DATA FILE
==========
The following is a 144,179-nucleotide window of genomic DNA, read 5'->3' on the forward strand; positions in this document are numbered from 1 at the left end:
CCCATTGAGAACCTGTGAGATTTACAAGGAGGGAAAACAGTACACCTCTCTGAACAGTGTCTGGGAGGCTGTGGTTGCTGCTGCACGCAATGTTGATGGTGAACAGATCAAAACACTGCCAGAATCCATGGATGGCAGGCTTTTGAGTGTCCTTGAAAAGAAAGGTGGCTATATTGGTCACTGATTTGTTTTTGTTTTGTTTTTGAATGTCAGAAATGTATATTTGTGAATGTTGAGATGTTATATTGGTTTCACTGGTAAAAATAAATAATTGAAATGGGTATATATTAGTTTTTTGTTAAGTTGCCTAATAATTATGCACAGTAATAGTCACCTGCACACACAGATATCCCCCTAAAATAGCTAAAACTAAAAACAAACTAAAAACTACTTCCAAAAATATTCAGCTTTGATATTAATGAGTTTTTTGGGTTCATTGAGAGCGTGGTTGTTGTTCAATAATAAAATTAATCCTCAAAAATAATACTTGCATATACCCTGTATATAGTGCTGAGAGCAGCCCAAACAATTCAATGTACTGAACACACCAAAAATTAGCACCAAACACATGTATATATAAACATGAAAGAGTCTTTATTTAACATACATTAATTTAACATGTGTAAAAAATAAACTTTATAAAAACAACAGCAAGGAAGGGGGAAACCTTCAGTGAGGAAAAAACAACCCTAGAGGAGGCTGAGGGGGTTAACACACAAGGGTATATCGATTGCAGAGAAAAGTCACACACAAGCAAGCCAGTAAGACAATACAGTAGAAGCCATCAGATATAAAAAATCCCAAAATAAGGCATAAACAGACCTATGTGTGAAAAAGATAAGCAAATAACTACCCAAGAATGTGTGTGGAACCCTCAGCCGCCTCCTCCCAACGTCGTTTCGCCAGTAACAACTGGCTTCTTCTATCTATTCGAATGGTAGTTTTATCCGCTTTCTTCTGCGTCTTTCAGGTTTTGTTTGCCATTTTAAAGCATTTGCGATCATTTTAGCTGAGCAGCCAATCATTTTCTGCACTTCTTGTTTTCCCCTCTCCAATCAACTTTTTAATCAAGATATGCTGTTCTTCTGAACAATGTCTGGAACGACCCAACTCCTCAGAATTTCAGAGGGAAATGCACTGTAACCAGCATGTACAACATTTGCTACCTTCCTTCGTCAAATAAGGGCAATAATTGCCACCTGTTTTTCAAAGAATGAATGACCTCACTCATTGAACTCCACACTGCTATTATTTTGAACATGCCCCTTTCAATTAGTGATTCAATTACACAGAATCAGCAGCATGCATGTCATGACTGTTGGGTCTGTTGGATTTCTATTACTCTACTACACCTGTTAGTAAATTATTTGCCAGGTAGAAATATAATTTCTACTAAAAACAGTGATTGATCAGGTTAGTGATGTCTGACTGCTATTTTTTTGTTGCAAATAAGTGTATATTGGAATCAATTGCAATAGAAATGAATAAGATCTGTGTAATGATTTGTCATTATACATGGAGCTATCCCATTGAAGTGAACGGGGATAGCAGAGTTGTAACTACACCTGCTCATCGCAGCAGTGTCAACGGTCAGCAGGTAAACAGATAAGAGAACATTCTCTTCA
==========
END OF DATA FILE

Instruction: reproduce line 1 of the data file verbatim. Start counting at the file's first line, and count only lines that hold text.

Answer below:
The following is a 144,179-nucleotide window of genomic DNA, read 5'->3' on the forward strand; positions in this document are numbered from 1 at the left end: